As 16 Days of Activism Against Gender-Based Violence drew to a close, the Constitutional Court has sent out an unequivocal message of the judiciary’s commitment to develop and implement the strongest laws to fight South Africa’s scourge of gender based violence. The judgment of Tshabalala v S takes a firm stand which protects the values of equality, human dignity, safety and security for the women of South Africa.
The Constitutional Court heard an appeal from the High Court in August 2019 in respect of a group of men who went on a late-night reign of terror through nine plots in Umthambeka in Termbisa. The group of men forced their way into the homes on the plots where they ransacked, looted, robbed, assaulted, stabbed and gang raped the indigent and vulnerable people living there. The gang rapes included raping a visibly pregnant woman and a 14 year old girl. The attacks were found by the High Court to be well orchestrated and meticulously calculated, with a preordained pattern of attack. The group was apprehended, charged and were serving out their sentences.
The attacks brought into focus the applicability of the doctrine of common purpose on the common law crime of rape. When two or more individuals engage in a joint criminal enterprise, the principle of common purpose allows – in certain circumstances – certain acts committed by one individual in the group to be attributed to others in the group. In other words, if a group of men agree to ensure that a woman is raped, the application of one element of common purpose will allow each individual involved to be convicted of rape, regardless of who ended up physically perpetrating the crime.
In the related matter to the Supreme Court of Appeal, which Tshabalala and Ntuli used to springboard into the Constitutional Court, the SCA set aside all the convictions on common law rape on the basis that the appellant could not be convicted of rape on the basis of his mere presence at the rape scene because this undermined the principle of participation and liability. And because the victims were blindfolded during their gang rape, there was no evidence to prove presence at the crime. The SCA concluded that it could therefore not establish common purpose with the actions of the gang.
Because of the SCA’s findings Tshabalala and Ntuli applied to the Constitutional Court to have their convictions overturned, on the basis that it was not possible for common purpose to apply to the crime of rape because rape could only be committed through the instrumentality of a person’s own body and not through the instrumentality of another person or group of persons (the instrumentality argument).
The Commission for Gender Equality – the Chapter Nine institution empowered by the Constitution to protect gender equality – intervened in the application because of the enormous ramifications that doing away with the principle of common purpose would have on the successful prosecution of gang rapes. CGE, represented by Norton Rose Fulbright pro bono, made written and oral submissions that:
- It is in the interests of justice for the court to decide the matter as there are conflicting high court decisions in this regard and the matter raises pertinent constitutional issues linked to gender-based violence.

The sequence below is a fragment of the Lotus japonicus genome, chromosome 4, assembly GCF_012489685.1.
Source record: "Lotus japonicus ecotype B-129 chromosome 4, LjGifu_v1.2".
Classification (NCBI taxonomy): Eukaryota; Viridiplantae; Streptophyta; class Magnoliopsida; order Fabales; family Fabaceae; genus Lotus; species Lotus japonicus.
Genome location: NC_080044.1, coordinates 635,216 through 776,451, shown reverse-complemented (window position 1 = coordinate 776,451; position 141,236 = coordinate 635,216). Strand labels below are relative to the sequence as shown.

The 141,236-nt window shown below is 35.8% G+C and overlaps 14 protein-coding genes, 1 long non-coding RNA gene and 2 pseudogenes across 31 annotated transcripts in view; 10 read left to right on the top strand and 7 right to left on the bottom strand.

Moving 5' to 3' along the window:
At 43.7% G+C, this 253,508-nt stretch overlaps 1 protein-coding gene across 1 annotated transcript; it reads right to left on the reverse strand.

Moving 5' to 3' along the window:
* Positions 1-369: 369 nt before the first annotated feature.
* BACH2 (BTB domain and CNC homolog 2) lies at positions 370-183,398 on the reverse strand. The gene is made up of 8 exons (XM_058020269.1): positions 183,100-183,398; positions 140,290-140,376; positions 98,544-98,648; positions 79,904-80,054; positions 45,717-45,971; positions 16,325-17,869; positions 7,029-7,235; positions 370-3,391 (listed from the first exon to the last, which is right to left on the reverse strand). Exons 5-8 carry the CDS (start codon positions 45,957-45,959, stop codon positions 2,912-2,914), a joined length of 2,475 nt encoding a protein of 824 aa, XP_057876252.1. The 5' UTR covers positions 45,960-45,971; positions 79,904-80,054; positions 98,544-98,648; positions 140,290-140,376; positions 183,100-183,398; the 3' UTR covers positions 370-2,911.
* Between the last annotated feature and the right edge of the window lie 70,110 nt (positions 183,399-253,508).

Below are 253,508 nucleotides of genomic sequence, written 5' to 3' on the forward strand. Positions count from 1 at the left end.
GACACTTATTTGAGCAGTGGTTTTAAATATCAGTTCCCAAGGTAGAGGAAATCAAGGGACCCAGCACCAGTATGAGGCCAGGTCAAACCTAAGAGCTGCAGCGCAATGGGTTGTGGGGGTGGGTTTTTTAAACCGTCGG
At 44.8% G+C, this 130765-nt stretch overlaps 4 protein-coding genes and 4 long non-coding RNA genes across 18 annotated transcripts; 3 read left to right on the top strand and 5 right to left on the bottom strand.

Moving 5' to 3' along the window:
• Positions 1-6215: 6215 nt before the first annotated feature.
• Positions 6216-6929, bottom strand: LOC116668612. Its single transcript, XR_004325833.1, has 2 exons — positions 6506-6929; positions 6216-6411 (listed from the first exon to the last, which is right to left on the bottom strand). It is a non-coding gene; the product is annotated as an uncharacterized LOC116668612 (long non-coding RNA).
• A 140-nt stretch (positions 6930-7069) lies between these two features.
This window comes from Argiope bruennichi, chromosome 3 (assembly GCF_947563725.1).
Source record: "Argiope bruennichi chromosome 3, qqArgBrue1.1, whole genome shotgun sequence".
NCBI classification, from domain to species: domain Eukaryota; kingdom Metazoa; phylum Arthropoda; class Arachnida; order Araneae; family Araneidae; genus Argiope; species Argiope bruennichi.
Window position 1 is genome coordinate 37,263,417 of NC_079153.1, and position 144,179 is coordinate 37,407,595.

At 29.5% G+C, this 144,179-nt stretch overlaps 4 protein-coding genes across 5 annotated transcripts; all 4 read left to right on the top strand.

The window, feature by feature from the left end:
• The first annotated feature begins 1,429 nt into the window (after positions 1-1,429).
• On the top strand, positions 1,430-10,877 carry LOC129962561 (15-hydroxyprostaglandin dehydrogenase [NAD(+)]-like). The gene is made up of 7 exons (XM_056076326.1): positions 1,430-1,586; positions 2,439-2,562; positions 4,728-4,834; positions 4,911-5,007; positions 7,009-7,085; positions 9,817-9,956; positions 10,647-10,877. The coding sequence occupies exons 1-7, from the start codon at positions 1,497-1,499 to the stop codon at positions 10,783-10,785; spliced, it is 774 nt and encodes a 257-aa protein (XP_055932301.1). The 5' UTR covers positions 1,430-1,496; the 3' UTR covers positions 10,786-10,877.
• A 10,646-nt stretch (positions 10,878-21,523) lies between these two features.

- On a correct interpretation of the law as it currently stands, the doctrine of common purpose does apply to common law rape.
- The applicants’ distinction between rape (and other crimes for which your body is instrumental) and other crimes that they concede common purpose applies to is unprincipled, artificial and irrational.
- The State has an obligation under domestic and international law to prevent gender-based violence. To carve out acts of rape and sexual assault from the doctrine of common purpose will undermine the State’s ability to control these crimes in instances where they are committed by a group of individuals acting in concert.
The Constitutional Court’s main judgment by Mathopo J – and finding the CGE’s argument on the issue helpful – found that rape is more about power than a sexual act; and held that the instrumentality argument by the applicants is flawed. There is no reason why the use of one’s body should be determinative in the case of rape but not in the case of other crimes such as murder and assault. The instrumentality argument perpetuates gender inequality, patriarchy and promotes discrimination – unconscionable in a society facing the social issues it does.
This is a milestone judgment which will have a significant impact on women’s rights.
The second judgment (concurring) noted that rape in this country is not rare, unusual or deviant. It is structural and it would be irrational to not apply the doctrine of common purpose to the common law crime of rape.
The third judgment also concurred and noted that historically, South Africa’s jurisprudence demonstrates patriarchal gender norms in the law and the acceptance of common purpose in this case marks a removal of one of the remaining obstacles to rape convictions by infusing constitutional values to common law. There are various international instruments that South Africa is a party to, which places an obligation on the State to ensure domestic laws are developed to protect women from sexual violence.
This is a milestone judgment which will have a significant impact on women’s rights to bodily and psychological integrity; freedom and security of the person and dignity. It will allow for more effective prosecution of perpetrators involved in gang rape.